By definition, I am a feminist. And I believe that everyone who has a compassionate heart and the desire to do good in the world is too, whether they choose to identify with the term or not. However, I don’t affiliate myself with the negativity and the cynicism that wrongfully comes from many modern-day feminists. I get “feminism,” but not so much “feminists.”

Ad

The term “feminist” is a label, and just because you coin that for yourself does not mean you are inherently after what feminism is about. You can live out feminism, having an equal respect for women and men, without announcing to everyone that you are a feminist. Just like high-waisted shorts and a flannel don’t automatically make you a hipster, a “This Is What A Feminist Looks Like” sticker and the correct terminology don’t officially make you a feminist. When the label and the goal don’t match up, the outcome will not be coherent.

Believe it or not, I have talked with people who agree with me on this. None of these people are Taylor Swift, however, she shared her similar feminist understandings in an interview with The Guardian in 2014.

“What it seemed to me, the way it was phrased in culture, society, was that you hate men,” Swift said. “And now, I think a lot of girls have had a feminist awakening because they understand what the word means. For so long, it’s been made to seem like something where you’d picket against the opposite sex, whereas it’s not about that at all.”

Exclusive labels only go so far. Calling yourself a feminist is one thing, taking action against issues you believe to be unjust is another.

And in the words of Taylor Swift, you can “take a feminist stance without actually saying so.”

Collegian columnist Zara DeGroot can be reached at letters@collegian.com or on Twitter @zar_degroot. 

View Comments (21)
More to Discover

Comments (21)

When commenting on The Collegian’s website, please be respectful of others and their viewpoints. The Collegian reviews all comments and reserves the right to reject comments from the website. Comments including any of the following will not be accepted. 1. No language attacking a protected group, including slurs or other profane language directed at a person’s race, religion, gender, sexual orientation, social class, age, physical or mental disability, ethnicity or nationality. 2. No factually inaccurate information, including misleading statements or incorrect data. 3. No abusive language or harassment of Collegian writers, editors or other commenters. 4. No threatening language that includes but is not limited to language inciting violence against an individual or group of people. 5. No links.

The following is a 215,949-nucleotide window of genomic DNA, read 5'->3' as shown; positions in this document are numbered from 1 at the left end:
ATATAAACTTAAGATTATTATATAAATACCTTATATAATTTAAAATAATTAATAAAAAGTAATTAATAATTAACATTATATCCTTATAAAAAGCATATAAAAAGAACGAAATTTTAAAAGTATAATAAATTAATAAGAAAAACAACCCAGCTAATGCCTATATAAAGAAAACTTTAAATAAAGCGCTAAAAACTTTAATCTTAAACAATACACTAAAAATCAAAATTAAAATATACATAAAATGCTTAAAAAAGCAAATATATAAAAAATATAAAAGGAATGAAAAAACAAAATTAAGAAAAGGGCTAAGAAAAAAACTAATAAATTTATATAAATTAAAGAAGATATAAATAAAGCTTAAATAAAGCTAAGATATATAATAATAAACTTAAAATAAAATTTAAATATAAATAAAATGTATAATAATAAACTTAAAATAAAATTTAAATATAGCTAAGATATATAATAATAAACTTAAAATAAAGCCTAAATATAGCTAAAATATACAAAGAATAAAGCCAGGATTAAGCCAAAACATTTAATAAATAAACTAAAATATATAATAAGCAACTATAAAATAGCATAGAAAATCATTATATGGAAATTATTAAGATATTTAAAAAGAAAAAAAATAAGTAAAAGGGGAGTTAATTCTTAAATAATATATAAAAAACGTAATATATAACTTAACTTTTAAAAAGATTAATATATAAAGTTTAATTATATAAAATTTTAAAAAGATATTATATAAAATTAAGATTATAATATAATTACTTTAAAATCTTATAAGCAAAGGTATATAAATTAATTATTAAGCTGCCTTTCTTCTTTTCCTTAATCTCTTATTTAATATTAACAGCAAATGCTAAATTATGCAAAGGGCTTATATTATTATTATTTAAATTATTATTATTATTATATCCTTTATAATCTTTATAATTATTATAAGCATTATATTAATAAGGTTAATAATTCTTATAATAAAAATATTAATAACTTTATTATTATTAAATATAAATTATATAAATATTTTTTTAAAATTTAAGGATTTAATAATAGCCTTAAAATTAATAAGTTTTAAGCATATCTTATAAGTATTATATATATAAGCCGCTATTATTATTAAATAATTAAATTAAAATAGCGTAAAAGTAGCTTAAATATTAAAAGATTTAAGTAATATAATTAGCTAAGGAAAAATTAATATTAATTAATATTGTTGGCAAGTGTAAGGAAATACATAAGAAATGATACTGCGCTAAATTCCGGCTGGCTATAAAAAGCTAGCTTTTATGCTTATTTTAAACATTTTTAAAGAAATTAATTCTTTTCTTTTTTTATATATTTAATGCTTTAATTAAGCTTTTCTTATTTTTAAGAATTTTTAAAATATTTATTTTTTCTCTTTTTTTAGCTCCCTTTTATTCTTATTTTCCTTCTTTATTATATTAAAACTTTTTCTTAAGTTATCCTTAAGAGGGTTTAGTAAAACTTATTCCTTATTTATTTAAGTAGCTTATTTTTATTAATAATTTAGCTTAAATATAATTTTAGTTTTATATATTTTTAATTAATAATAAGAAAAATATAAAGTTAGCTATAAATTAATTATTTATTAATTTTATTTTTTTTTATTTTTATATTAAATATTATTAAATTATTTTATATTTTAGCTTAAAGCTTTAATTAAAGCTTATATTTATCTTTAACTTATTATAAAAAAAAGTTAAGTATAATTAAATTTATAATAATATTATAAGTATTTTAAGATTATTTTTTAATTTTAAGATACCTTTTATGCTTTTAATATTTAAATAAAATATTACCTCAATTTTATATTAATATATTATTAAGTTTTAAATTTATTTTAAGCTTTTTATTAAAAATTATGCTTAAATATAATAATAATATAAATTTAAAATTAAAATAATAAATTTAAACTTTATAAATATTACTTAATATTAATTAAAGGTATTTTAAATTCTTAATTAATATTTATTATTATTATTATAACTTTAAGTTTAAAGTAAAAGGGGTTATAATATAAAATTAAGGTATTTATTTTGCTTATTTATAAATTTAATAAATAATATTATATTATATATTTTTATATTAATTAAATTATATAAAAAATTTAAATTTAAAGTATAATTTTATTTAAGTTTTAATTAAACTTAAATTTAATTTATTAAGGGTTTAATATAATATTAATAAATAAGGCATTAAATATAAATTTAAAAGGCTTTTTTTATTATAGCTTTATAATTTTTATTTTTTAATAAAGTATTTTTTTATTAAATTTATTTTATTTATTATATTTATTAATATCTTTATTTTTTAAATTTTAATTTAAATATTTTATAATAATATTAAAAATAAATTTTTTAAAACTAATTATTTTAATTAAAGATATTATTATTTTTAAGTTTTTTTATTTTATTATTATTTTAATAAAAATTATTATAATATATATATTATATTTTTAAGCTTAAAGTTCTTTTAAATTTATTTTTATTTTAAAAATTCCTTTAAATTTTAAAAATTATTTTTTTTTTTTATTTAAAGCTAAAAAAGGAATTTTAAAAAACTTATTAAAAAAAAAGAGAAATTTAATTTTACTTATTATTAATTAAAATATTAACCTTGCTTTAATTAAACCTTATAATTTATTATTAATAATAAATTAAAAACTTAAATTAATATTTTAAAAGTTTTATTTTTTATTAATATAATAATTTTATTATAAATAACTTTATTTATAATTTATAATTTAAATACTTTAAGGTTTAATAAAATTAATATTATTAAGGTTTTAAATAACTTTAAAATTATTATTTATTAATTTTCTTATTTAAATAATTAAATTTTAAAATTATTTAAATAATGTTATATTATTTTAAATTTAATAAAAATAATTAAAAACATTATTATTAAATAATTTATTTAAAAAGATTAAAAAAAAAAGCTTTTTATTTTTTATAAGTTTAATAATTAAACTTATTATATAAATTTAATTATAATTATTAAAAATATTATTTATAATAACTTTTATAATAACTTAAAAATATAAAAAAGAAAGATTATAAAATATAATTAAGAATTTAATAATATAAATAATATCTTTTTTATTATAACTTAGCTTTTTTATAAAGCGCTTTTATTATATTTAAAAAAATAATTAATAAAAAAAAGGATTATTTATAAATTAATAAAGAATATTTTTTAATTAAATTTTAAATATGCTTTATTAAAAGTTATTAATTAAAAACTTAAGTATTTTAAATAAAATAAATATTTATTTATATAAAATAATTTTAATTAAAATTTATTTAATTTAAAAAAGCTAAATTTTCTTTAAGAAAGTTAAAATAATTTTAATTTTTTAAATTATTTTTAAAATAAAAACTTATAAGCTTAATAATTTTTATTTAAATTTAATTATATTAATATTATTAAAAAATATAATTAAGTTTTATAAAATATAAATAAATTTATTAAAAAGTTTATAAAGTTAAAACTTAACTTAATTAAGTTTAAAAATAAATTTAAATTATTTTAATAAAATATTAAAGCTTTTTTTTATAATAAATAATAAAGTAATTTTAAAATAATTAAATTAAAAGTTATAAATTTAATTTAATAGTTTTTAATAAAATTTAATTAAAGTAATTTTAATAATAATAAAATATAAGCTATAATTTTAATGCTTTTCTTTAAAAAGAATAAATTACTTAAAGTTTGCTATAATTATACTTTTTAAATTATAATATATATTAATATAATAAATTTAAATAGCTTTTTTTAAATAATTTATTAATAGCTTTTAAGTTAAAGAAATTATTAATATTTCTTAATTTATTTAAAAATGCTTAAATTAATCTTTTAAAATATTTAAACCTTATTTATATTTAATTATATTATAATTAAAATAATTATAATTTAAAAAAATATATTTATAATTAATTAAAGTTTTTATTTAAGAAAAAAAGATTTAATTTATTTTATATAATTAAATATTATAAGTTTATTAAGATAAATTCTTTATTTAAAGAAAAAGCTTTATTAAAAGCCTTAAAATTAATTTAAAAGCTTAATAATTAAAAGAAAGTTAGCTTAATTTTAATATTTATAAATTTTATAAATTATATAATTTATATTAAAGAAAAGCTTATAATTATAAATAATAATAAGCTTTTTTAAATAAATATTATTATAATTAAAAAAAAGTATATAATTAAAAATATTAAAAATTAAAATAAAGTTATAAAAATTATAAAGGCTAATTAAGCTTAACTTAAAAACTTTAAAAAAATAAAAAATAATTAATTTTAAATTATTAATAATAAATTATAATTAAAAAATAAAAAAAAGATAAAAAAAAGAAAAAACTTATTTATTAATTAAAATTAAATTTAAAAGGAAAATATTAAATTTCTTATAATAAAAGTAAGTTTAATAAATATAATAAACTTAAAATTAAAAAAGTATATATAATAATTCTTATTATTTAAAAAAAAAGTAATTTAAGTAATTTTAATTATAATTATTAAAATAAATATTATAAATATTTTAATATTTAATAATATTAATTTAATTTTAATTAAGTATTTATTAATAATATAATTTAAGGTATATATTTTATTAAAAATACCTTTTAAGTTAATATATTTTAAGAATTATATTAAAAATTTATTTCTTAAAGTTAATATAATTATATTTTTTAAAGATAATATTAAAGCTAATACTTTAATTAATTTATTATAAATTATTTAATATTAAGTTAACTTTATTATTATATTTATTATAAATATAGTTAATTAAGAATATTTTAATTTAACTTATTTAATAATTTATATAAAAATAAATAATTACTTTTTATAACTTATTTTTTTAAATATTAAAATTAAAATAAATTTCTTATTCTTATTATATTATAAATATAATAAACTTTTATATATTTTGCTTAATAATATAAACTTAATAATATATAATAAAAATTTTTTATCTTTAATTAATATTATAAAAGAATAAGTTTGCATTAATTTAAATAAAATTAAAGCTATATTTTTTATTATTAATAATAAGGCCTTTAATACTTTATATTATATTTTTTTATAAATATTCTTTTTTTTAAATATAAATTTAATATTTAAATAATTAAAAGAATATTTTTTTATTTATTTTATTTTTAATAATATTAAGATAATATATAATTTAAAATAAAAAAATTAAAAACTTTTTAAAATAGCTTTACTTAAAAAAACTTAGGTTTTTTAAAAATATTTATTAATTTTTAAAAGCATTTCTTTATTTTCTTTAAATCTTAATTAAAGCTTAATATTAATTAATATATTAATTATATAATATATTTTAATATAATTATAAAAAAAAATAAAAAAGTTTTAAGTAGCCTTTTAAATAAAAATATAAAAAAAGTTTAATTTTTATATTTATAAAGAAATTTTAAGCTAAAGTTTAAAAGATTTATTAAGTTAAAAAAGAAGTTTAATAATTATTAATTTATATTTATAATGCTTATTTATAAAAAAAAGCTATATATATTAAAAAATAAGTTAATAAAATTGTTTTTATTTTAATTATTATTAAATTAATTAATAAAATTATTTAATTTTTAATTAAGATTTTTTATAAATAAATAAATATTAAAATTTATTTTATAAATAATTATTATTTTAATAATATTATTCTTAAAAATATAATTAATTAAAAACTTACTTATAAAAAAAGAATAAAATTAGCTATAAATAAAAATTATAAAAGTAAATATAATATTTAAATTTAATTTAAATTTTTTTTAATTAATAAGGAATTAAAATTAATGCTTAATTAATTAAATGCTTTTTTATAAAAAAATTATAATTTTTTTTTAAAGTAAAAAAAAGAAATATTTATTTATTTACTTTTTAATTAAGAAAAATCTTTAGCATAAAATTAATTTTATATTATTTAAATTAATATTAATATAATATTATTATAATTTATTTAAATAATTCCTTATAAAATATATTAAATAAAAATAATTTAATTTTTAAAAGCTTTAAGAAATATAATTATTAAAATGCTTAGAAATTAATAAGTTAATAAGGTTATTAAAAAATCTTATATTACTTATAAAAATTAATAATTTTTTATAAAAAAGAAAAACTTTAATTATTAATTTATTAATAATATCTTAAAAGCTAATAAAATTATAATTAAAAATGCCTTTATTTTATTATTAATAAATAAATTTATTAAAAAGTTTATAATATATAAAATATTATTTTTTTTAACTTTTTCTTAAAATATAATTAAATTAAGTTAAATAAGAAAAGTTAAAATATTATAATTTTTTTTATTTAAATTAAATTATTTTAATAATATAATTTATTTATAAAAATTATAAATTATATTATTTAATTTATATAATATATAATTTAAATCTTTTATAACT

All The Rocky Mountain Collegian Picks Reader Picks Sort: Newest

Your email address will not be published. Required fields are marked *

  • J

    JelzmarSep 11, 2015 at 11:27 pm

    “Last semester, out of an eagerness to learn more about feminism, I took a women’s studies course. But to my surprise, it was this class that make me realize I don’t consider myself as much of a feminist as I thought. Though educational and quite informative, the course exposed me to the inner workings of feminism, the politics behind it and all that it entails. And, trust me, it entails a lot. It was also here that the “man-hating” feminist stereotype starting making sense to me. To me, it seemed to be a negative way to spread awareness about a positive movement.”

    I’m looking forward to the article you write in a few years after you realise this feminism you learned about in gender studies that you didn’t like is the only real feminism and most people don’t know about nor understand it.

    Reply
  • P

    PaulSep 11, 2015 at 7:26 pm

    “The issues that the feminist movement fight for”

    …like stopping manspreading, camps for men, not cooking dinner, wrapping Christmas presents…

    “are issues that everyone should be fighting for because they affect the entire society. Yet, when attached to the label “feminist,” these universal issues are readily discredited and brushed aside too easily by too many,”

    That’s not because they’re attached to the label feminist it’s because they don’t exist or they’re twisted beyond aj recognition.

    “which is unfortunate because these topics like equal pay for equal work,”

    Already law in most Western countries, and has been for years. Your education would have been better served if you’d done a course on statistics.

    “health rights”

    For women. Who already live longer than men, have more research money spent on their health, have more options for birth control, are less likely to commit suicide, get health insurance subsidised by men because even though they make more claims it’s sexist to make them pay more for it, …